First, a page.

DeKALB – A Chicago-based consultant is moving forward with plans for a DeKalb city transit study to determine whether a Metra route could connect directly to DeKalb, expanding residents’ access to the suburbs and Chicago, after a unanimous City Council vote Monday.
The DeKalb City Council approved 8-0 a vote to hire Chicago-based consulting company Sam Schwartz Consulting for $98,739 to conduct a transit study to better determine how to expand and evolve the city’s existing public transit options.
The vote was held during the Council’s regular meeting Monday.
DeKalb and much of the county lies about an hour or less west of downtown Chicago, depending on the starting point. The Elburn Metra station, however, is about a half hour’s drive from DeKalb, and takes riders directly into the suburbs and downtown Chicago.
DeKalb was once home to a train line to Chicago: The Chicago and North Western Transportation Company once operated commuter trains across the MidWest. That line was discontinued in the 1960s, according to the transit study proposal. A few years later, Interstate 88 was extended to DeKalb.
“While people welcomed the tollway connection at the time, we now know the many downsides of an auto-centric world,” The Sam Schwartz Consulting company stated in the proposal. “Specifically, it has left DeKalb and NIU with only one way to connect students, residents and workers to Chicago. [...] The Chicago metropolitan area is an undeniable economic powerhouse that DeKalb and NIU must leverage to remain competitive with the wider world.”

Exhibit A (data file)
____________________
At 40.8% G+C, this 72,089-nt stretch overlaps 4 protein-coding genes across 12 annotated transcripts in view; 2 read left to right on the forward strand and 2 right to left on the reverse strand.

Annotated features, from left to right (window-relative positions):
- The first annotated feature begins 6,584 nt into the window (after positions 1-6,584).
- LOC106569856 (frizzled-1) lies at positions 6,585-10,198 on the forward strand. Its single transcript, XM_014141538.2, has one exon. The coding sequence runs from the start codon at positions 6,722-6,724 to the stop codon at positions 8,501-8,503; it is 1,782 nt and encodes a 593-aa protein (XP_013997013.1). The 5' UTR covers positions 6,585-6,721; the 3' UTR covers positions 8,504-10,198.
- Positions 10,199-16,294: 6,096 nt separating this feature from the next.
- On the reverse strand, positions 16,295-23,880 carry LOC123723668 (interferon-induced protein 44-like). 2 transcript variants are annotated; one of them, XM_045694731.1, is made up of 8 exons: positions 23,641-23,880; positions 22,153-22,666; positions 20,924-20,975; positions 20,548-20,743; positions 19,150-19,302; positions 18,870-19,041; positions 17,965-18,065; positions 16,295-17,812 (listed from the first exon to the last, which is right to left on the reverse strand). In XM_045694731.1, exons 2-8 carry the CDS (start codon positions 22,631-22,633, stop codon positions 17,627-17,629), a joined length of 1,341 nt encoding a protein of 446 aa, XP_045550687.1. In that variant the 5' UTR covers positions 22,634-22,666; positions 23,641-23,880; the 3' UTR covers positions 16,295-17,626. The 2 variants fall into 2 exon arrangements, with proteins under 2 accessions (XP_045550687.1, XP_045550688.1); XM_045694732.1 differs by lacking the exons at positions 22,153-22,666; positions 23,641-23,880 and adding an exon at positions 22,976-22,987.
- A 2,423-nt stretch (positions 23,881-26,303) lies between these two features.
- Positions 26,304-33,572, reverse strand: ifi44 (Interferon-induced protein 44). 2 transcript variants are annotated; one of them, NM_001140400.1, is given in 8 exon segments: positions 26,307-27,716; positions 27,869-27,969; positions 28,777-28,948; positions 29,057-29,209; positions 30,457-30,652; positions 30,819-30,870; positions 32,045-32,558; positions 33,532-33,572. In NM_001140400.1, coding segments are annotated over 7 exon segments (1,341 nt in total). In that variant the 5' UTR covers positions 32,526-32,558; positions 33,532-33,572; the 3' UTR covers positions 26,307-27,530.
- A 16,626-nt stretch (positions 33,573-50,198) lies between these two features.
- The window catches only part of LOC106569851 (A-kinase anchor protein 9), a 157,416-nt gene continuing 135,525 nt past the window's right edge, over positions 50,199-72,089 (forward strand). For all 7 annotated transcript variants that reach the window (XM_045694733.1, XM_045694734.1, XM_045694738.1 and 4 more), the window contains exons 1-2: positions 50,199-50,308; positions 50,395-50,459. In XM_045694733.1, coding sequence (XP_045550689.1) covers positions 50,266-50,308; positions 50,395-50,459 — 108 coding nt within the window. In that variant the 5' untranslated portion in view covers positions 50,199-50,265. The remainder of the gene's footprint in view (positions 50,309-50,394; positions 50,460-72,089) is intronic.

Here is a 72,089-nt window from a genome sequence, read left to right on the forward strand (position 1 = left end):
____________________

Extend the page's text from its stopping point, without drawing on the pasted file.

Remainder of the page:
According to the transit study proposal submitted to the city by Sam Schwartz Consulting Dec. 1., the study would help better aid the city’s plan to encourage growth both in the city and for Northern Illinois University enrollment.
NIU has long struggled with enrollment over the past decade. Freshmen enrollment, however, has climbed over the past few years. This past fall, NIU defied national trends by recording an 11% increase in overall freshmen enrollment, according to first semester 2022-23 enrollment numbers.
The NIU administration, city leaders including City Manager Bill Nicklas and Transit Director Mike Neuenkirchen recommend the City Council approve the contract, which would be paid for using the city’s Transportation Fund, which collects revenue from motor fuel tax.
The city of DeKalb has already taken steps to better determine how area residents are using public transportation.
City leaders also said they want to better determine residents’ desire for commuting by making the public bus to the Elburn Metra train station more frequent. Beginning Jan. 1, the bus shuttle increased its routes from two trips in the morning and afternoon to five trips Monday through Friday, documents show.
“The benefits of this connection include the diversification and growth of economic opportunity for DeKalb, greater access and resources for residents to reach employment and recreation opportunities in Chicago, and increased access for Northern Illinois University (NIU) to grow its talent, build institutional relationships, and empower commuting students, faculty and staff,” the proposal reads.
The consulting company said that the study would also include studies to determine how potential railroad ridership fares and taxes would fuel DeKalb County and city revenue streams.
Ridership fares for in-city public transit buses was reinstated in spring 2022, after a two-year moratorium on the fare because of the COVID-19 pandemic.